Why Should Scientists Care About Religion?

As a Muslim scientist, I spend much time and expand much effort trying to convince Muslims and other believers to take modern science seriously, with all its methodology and results – and its limits.

The reverse exercise, to try to convince scientists and other educated people that religion should be taken seriously, is much more difficult, for several reasons. First, there is an intrinsic asymmetry in the relationship: science, in addition to being a methodology and a discovery process, is able to ascertain a vast array of results and present whole swaths of established knowledge. Today, no one can doubt that matter is made of atoms and particles, that life evolved and produced a vast tree of species, or that the universe has expanded from a singularity and is today made up of hundreds of billions of galaxies, each made up of hundreds of billions of stars, many/most of which have planets around them, etc.

On the other hand, “religion” (I’ll get to definitions shortly), while having developed branches of knowledge, with methodologies and references, cannot claim to present realms of established knowledge. Still, “religion,” in some forms and from some perspectives, can present an ensemble of highly respectable and beneficial ideas that even hardline scientists can appreciate and find useful, for humanity if not for themselves.

In attempting to explore this issue, a problem of definitional clarity presents itself right away. If the concept of “science” is more or less understood, at least by well-educated people, the notion of “religion” is far from evident and agreed upon. To make things clear, I’ll define science as a rigorous and systematic process of discovery about the world (in all its fields and features, physical, biological, psychological, etc.), a process which is able to ascertain its results through confirmatory procedures (which involve testing, peer reviewing, etc.). Modern science is not a foolproof process, but it is as close to a robust system for reaching factual and objective knowledge (independent of the subject) as we have been able to construct.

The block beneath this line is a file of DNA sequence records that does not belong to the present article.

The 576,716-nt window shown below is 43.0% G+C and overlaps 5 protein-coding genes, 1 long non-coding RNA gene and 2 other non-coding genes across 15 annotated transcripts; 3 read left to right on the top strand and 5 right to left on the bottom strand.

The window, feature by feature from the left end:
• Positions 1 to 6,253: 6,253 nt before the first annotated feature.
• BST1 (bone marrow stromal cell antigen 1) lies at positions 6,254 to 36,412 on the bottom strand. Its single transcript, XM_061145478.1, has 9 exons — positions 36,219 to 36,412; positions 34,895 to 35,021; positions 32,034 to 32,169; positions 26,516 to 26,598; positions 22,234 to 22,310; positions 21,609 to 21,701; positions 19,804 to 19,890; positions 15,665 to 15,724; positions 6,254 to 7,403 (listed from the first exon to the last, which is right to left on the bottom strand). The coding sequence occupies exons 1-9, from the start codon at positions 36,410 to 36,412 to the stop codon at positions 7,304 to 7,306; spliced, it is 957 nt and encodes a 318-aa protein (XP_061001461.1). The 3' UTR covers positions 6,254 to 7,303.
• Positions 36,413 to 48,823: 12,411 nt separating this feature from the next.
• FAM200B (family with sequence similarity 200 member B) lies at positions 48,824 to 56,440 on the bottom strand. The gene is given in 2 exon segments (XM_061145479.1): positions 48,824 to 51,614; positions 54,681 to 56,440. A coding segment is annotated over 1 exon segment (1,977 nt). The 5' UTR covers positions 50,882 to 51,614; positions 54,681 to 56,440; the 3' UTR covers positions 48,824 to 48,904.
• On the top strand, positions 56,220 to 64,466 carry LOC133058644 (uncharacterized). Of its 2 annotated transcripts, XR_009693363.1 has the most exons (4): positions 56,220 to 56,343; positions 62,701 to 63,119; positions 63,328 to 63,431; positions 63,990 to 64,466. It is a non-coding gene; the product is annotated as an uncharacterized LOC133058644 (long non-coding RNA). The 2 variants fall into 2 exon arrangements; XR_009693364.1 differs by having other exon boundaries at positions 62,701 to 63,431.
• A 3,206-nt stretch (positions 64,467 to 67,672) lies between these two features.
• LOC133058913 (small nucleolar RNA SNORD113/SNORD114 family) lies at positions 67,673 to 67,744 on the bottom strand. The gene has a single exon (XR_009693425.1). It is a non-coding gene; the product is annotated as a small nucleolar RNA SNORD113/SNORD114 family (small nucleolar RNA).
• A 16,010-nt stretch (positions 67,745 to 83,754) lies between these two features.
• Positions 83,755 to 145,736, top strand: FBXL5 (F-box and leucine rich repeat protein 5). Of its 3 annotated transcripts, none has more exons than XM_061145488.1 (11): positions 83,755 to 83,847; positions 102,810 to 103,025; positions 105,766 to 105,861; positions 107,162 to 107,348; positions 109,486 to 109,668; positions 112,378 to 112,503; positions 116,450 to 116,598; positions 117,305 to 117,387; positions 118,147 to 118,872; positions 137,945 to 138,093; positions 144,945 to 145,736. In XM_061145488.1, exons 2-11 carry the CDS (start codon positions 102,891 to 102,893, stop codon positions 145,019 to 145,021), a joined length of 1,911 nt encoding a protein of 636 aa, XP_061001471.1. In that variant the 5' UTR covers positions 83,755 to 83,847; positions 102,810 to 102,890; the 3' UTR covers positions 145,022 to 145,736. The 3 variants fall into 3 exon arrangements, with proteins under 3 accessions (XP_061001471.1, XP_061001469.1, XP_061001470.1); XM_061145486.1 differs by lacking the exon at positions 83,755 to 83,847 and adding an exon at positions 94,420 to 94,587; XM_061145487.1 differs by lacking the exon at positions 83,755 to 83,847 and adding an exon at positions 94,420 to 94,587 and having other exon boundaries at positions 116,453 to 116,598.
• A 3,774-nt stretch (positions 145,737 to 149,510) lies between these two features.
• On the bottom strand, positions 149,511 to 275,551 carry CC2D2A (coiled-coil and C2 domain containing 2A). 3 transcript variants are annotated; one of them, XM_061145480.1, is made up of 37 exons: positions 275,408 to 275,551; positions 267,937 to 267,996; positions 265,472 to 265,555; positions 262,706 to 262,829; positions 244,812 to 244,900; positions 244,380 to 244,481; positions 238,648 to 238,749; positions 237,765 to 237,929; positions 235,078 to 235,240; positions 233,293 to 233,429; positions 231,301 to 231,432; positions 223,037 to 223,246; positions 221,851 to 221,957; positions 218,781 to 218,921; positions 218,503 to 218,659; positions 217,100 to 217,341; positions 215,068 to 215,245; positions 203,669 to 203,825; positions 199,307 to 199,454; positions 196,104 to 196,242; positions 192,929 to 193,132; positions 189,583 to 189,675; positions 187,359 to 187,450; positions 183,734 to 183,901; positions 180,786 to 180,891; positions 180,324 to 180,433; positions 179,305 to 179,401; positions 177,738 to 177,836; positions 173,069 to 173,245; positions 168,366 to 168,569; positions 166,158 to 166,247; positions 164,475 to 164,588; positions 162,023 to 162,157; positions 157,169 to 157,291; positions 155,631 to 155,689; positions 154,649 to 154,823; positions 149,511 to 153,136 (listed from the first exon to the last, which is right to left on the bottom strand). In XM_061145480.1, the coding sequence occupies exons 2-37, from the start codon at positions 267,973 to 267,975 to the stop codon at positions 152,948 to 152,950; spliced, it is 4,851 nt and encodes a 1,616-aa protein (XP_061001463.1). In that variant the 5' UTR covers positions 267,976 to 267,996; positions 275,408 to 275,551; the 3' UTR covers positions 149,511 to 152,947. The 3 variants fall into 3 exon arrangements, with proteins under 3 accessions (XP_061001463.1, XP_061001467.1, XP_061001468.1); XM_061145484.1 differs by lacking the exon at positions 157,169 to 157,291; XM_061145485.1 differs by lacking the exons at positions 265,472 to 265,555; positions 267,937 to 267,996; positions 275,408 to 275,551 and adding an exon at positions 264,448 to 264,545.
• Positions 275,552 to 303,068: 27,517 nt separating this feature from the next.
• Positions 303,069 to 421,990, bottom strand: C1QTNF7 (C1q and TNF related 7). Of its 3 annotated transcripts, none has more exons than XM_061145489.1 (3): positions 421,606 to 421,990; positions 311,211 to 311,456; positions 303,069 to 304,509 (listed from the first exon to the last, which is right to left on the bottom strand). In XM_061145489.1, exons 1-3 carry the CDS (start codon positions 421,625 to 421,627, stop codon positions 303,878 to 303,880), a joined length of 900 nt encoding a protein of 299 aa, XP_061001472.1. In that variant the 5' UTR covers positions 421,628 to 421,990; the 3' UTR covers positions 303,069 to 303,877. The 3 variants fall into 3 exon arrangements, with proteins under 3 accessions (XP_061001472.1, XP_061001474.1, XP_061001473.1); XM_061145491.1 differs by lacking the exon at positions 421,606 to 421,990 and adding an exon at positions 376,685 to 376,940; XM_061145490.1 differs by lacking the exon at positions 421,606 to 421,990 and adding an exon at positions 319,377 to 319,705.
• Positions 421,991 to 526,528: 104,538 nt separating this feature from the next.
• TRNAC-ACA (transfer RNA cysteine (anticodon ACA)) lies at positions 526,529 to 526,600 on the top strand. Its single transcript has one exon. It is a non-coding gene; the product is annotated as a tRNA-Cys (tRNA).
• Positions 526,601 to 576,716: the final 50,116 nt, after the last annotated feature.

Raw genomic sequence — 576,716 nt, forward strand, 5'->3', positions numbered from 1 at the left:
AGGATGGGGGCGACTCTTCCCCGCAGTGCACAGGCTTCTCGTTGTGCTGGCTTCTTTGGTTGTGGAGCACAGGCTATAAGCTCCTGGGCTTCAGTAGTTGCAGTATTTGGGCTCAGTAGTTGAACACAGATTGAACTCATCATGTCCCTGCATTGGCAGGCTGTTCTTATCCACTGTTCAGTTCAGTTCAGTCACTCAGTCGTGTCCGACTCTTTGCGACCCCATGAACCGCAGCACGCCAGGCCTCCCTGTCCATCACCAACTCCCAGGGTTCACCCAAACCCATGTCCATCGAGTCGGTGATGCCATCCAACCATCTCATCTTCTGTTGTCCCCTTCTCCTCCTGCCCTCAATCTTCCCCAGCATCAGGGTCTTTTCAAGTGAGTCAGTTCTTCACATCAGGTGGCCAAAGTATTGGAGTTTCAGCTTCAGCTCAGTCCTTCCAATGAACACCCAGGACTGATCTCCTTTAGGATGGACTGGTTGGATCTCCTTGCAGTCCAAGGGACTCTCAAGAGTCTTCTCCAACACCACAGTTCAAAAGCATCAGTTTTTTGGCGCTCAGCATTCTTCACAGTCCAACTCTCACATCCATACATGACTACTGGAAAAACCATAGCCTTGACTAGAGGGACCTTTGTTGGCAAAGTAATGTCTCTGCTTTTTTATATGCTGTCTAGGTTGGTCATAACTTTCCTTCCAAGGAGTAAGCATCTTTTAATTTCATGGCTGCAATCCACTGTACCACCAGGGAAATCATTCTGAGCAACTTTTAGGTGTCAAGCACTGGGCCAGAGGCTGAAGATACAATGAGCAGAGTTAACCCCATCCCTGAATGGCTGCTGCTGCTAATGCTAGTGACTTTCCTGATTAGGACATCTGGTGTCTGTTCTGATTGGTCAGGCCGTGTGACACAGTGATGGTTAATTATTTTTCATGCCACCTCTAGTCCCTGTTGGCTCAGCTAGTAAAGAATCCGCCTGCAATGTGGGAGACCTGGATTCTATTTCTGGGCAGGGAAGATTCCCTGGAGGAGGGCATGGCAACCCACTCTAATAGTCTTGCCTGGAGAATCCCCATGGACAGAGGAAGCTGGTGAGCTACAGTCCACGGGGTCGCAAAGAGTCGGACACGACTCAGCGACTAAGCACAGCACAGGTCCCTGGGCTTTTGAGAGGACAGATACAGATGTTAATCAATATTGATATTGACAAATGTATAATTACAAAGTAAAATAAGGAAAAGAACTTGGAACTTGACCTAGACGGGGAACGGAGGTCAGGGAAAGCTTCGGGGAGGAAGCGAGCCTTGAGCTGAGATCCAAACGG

In attempting to define “religion,” however, one must distinguish “faith”, “spirituality”, and “religion.” “Faith” is the belief in something or some things (a creator, a divine force, a spirit, life after death, revelation, etc.) without being able to prove that in any objective way. (“I had a vivid, personal experience” is wholly subjective.) “Spirituality” is a feeling that there is some activity within us that is not purely material or at least happens at a higher plane than our simple bio-psychological phenomena. “Religion” relates to an organized system of beliefs (theology), practices (rules and rituals), and relations, at both individual and communal levels (church, community, society, etc.).

Recently, social scientists such as Elaine Ecklund have highlighted the importance of differentiating between “spirituality” and “religion;” indeed, Ecklund has found that among academic atheists, 22 percent describe themselves as “spiritual;” it has also been reported that 10 percent of Danish atheists call themselves “religious.” To understand “spiritual atheists,” one must keep in mind that “spiritual” for many scientists and academics refers to a feeling of awe, wonder, and mystery about the world and about all of existence. And to make sense of “religious atheists,” one must recall that some religions (e.g. Buddhism) do not have God or theism as part of their belief systems…

This brings me to the concept of “religion.” The history of western religions, particularly Christianity and Islam, have produced an image of irrational beliefs, rigid dogmas, tough rules, authoritarian systems, and sometimes rejection of scientific facts, whereby one cannot question, much less deviate from, the views of the high clergy or the statements found in the holy books.

But scientists, academics, and discerning people must not confine their ideas to such simplistic and cartoonish views of religion. Most religions, western and eastern, have developed rather advanced and sophisticated theologies. And that is what all of us, believers and non-believers, must encourage and deal with: refined, “cultivated” religion.

In my view, all religions must evolve, now much more than in the past, due to the fast advancement of human thought and knowledge. Some religions, or branches of them, have already presented very attractive, “updated” theologies, what are sometimes referred to as “liberal theologies.” One of the first criteria, or even litmus tests, for such “updated” theologies is their degree of compatibility with modern science, a sine qua non condition.

Now, assuming that one is dealing with such an advanced, open-minded, open-ended, and “updated” theology or religion, should scientists take it seriously? What is there to gain in doing so; wouldn’t science and liberalism be sufficient for the progress of humanity?